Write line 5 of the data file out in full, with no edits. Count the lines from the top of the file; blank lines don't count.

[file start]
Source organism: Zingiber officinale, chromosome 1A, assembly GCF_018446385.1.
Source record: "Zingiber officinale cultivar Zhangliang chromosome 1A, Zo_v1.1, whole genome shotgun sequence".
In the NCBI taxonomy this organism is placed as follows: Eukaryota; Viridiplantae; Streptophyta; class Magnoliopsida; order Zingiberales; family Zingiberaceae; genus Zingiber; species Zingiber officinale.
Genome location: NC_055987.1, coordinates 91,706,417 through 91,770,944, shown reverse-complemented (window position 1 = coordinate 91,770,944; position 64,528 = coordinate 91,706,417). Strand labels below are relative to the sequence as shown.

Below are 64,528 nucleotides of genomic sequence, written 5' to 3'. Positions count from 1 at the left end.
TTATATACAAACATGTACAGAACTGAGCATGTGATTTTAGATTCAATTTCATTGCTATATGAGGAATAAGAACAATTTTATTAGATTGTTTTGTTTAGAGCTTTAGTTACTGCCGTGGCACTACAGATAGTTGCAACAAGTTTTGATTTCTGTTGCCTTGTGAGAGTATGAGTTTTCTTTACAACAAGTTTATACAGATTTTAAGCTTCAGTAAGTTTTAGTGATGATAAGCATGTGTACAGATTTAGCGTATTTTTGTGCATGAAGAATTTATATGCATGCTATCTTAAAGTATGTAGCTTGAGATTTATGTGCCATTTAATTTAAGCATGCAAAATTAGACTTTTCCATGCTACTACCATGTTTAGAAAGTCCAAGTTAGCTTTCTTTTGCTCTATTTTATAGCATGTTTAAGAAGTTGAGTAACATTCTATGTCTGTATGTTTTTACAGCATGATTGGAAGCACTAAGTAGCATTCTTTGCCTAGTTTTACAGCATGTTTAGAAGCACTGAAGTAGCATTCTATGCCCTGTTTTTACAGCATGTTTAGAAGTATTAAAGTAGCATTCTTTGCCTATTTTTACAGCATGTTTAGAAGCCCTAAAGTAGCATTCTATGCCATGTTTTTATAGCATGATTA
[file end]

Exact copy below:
Below are 64,528 nucleotides of genomic sequence, written 5' to 3'. Positions count from 1 at the left end.